Common law is a body of unwritten laws based on legal precedents established by the courts. Common law influences the decision-making process in unusual cases where the outcome cannot be determined based on existing statutes or written rules of law.
The First Part of the Institutes of the Laws of England, published in 1628, was the only part of the four volume Institutes to be appear in print during Coke’s lifetime.
Unlike the other three volumes of wholly original writing, it took the form of a commentary on an earlier work, Sir Thomas Littleton’s Tenures.
Littleton’s Tenures was “a brief treatise on the Laws of England in relation to land” first published in 1481.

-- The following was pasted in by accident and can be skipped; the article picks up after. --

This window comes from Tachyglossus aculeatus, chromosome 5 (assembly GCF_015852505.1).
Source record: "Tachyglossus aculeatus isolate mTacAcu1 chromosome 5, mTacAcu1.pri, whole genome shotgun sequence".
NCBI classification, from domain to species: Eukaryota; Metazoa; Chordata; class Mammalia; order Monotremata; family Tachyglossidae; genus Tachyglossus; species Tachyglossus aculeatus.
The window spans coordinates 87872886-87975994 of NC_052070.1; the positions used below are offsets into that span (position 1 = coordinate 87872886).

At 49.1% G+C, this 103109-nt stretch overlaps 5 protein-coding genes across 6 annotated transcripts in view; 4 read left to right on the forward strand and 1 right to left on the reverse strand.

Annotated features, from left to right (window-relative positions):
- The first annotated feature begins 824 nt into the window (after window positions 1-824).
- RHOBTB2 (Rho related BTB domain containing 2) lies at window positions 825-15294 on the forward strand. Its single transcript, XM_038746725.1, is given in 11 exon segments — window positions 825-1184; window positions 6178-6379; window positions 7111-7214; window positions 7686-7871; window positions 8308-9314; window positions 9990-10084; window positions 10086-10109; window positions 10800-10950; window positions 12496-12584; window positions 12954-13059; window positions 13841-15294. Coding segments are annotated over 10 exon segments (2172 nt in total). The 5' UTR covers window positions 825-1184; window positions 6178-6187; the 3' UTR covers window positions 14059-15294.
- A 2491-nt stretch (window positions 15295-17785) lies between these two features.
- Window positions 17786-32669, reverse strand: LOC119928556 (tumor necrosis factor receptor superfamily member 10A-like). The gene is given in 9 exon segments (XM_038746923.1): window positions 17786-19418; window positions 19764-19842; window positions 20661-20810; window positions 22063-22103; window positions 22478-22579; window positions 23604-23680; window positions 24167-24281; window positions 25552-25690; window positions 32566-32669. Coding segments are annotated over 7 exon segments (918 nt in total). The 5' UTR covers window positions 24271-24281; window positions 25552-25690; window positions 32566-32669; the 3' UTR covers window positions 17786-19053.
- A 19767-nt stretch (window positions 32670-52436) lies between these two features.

Coke’s Commentary upon Littleton greatly expanded the original. It was organized into three columns of text: Littleton’s original Law French; Coke’s English translation; and Coke’s commentary.
Coke’s additions to the original text were extensive, and included observations on issues not touched upon by Littleton at all.
The First Part of the Institutes was “in fact a legal encyclopaedia arranged on no plan except that suggested by the words and sentences of Littleton.”
Sir William Blackstone SL KC (10 July 1723 – 14 February 1780) was an English jurist, judge and Tory politician of the eighteenth century.
He is most noted for writing the Commentaries on the Laws of England.
Sir William Blackstone, Commentaries on the Laws of England in Four Books.
Notes selected from the editions of Archibold, Christian, Coleridge, Chitty, Stewart, Kerr, and others, Barron Field’s Analysis, and Additional Notes, and a Life of the Author by George Sharswood.
In Two Volumes. (Philadelphia: J.B. Lippincott Co., 1893). Vol. 1 – Books I & II.